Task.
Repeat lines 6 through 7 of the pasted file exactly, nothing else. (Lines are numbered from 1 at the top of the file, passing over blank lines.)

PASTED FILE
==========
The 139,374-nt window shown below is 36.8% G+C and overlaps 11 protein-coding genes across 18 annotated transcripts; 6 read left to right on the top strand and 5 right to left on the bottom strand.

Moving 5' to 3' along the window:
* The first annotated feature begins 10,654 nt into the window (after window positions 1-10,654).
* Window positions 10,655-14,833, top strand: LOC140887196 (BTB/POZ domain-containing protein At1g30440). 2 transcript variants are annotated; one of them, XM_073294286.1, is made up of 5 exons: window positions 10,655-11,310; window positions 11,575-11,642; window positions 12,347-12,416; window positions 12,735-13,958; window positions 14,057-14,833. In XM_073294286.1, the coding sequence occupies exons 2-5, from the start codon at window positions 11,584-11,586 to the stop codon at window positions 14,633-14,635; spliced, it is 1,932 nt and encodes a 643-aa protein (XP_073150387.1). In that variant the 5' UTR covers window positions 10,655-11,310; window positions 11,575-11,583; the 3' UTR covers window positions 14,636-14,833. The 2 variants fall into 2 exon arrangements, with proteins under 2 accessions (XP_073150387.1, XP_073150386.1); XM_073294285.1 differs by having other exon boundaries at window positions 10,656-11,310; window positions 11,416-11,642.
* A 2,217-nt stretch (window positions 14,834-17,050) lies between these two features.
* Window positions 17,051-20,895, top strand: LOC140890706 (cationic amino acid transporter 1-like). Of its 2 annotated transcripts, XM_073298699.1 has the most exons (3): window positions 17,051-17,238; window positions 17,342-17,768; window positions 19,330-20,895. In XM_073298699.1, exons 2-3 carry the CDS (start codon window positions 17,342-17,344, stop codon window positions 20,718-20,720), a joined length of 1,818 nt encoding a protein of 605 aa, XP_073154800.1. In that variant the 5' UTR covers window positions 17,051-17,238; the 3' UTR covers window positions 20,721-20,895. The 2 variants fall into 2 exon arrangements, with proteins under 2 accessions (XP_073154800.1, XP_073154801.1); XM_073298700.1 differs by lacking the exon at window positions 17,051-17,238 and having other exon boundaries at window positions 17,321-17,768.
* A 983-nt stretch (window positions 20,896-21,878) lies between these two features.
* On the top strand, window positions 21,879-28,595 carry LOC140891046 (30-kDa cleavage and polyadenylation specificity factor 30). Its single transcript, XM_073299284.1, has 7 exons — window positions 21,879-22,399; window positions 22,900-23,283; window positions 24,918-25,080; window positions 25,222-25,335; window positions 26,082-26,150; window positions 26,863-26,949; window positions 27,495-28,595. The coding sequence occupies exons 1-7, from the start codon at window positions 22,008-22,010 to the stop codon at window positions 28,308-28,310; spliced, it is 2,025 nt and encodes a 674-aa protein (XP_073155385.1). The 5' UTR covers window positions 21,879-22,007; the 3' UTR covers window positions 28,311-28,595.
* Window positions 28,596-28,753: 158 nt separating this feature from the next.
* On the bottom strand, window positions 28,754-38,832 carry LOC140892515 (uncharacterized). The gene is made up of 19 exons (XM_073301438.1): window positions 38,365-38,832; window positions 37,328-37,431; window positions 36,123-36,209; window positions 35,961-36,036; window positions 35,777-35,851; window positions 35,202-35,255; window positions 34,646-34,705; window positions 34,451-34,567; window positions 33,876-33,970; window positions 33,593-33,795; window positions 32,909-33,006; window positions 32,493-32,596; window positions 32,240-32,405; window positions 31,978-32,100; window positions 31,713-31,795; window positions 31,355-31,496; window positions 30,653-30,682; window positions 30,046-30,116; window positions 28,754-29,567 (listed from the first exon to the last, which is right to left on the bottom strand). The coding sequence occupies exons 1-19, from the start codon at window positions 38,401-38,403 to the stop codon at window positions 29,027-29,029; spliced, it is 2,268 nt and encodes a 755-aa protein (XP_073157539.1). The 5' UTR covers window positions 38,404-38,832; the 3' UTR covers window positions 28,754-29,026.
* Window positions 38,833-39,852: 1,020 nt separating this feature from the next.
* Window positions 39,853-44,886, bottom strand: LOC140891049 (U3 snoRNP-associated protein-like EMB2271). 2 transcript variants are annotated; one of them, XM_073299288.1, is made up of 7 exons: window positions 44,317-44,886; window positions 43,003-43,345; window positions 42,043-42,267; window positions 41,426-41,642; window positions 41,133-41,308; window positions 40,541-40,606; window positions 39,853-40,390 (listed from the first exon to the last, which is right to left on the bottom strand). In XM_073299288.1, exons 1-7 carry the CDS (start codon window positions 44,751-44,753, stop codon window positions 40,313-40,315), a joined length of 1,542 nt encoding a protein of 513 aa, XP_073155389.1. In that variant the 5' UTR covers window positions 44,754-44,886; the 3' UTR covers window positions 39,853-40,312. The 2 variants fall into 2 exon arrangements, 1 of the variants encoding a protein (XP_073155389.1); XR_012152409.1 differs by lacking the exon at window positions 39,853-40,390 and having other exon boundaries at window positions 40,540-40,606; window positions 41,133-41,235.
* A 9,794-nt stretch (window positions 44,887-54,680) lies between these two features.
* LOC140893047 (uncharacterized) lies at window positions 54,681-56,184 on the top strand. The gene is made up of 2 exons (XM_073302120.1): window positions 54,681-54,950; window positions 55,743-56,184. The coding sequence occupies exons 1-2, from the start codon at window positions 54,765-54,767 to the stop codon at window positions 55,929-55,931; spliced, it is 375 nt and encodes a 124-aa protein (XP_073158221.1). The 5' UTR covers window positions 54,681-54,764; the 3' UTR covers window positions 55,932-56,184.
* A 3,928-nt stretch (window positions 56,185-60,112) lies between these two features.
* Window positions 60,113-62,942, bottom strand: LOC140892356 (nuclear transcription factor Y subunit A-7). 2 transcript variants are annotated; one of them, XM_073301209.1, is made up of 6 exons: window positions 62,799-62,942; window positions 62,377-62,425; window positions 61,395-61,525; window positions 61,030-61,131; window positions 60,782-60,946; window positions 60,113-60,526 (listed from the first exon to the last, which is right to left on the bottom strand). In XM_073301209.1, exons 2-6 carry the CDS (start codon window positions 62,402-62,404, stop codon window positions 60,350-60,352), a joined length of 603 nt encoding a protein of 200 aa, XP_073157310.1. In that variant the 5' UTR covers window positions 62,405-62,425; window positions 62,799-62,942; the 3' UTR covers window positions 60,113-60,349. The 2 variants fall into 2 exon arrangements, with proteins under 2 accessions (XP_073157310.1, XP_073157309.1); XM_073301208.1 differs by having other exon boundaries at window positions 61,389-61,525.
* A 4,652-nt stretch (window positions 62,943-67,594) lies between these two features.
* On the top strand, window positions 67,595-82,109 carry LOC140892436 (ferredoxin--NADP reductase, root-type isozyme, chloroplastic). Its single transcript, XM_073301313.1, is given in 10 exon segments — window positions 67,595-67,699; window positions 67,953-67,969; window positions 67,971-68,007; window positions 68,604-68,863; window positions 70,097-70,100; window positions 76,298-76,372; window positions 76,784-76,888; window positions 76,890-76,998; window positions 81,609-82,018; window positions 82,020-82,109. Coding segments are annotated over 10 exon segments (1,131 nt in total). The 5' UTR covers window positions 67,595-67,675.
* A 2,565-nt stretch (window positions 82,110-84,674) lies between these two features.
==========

* Window positions 17,051-20,895, top strand: LOC140890706 (cationic amino acid transporter 1-like). Of its 2 annotated transcripts, XM_073298699.1 has the most exons (3): window positions 17,051-17,238; window positions 17,342-17,768; window positions 19,330-20,895. In XM_073298699.1, exons 2-3 carry the CDS (start codon window positions 17,342-17,344, stop codon window positions 20,718-20,720), a joined length of 1,818 nt encoding a protein of 605 aa, XP_073154800.1. In that variant the 5' UTR covers window positions 17,051-17,238; the 3' UTR covers window positions 20,721-20,895. The 2 variants fall into 2 exon arrangements, with proteins under 2 accessions (XP_073154800.1, XP_073154801.1); XM_073298700.1 differs by lacking the exon at window positions 17,051-17,238 and having other exon boundaries at window positions 17,321-17,768.
* A 983-nt stretch (window positions 20,896-21,878) lies between these two features.